Man Engine scale picture

It’s big, very big and businesses, residents and visitors in Camborne can’t wait for it to arrive.

On Wednesday 3 August, a colossal metal Cornish miner will be coming to the town that has always been synonymous with Cornwall’s proud mining heritage.  Man Engine is the largest mechanical puppet ever to be built in Britain.  Part man, part machine, he is 4.5m tall when he crawls down the road but, when transforming, reaches a staggering 10m plus in height.

That transformation will happen when enough people sing and Camborne is one of the places along the Man Engine’s route from Tavistock to Geevor Mine that vocal participation from the crowd will form part and parcel of the entertainment.  It’s expected to be a memorable, goose-bump moment in a place that annually celebrates the great pioneering work of engineering inventor Richard Trevithick.

The Camborne event – which will include the only appearance of Levantosaur beside Man Engine – has been organised by the BID Camborne team, with funding support from Camborne Town Council.

“It will be a unique, very special day for everyone concerned and we’re delighted to be sharing it with thousands of visitors in celebration of ten years of Cornwall’s mining landscape being declared a UNESCO World Heritage Site,” said BID Manager Mel Martin.  “Camborne is at the heart of that unique history and Wednesday 3 August will be our opportunity to demonstrate how proud that makes us feel.”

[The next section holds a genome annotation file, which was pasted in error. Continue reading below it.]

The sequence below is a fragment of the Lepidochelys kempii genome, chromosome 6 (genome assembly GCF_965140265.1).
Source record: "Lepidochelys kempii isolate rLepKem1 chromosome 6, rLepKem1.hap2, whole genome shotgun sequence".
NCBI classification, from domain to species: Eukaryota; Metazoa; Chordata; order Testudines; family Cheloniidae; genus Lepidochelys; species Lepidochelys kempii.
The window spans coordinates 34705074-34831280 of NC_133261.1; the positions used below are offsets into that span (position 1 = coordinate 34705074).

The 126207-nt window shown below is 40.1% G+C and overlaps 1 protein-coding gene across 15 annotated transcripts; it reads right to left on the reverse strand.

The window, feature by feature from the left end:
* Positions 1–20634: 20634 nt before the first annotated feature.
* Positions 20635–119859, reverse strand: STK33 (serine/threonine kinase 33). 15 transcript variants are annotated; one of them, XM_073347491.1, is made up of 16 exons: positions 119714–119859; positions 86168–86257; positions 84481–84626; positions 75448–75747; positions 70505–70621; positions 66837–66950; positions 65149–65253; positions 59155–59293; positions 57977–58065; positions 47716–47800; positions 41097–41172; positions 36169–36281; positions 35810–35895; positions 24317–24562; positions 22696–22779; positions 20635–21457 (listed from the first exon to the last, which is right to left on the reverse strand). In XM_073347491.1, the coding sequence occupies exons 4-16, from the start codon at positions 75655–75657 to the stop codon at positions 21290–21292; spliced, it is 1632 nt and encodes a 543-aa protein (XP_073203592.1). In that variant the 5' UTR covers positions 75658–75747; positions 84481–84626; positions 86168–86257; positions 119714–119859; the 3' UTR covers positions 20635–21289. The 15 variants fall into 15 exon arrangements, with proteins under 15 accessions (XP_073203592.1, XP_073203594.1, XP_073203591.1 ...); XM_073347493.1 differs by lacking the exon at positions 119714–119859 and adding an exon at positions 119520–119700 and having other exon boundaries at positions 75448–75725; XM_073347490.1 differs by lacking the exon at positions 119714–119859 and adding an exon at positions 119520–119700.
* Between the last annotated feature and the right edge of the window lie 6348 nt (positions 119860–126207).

In addition to the Man Engine parade, the Levantosaur, a produce market and a tin miner living statue, BID businesses are also being encouraged to come up with some creative window displays in a competition being run by Camborne Chamber of Commerce.

“This is a whole-town effort and we’re expecting the atmosphere to be electric and great fun,” said Mel Martin.  “A wide variety of traditional Cornish food will be a focal point with pasties, cream teas and saffron buns in abundance.”

The Man Engine will be in Camborne from 11am until 1pm on Wednesday 3 August.  Trelowarren Street will be closed to traffic from 5.30am to 3pm on the day, providing a rare opportunity for visitors to enjoy the main street car-free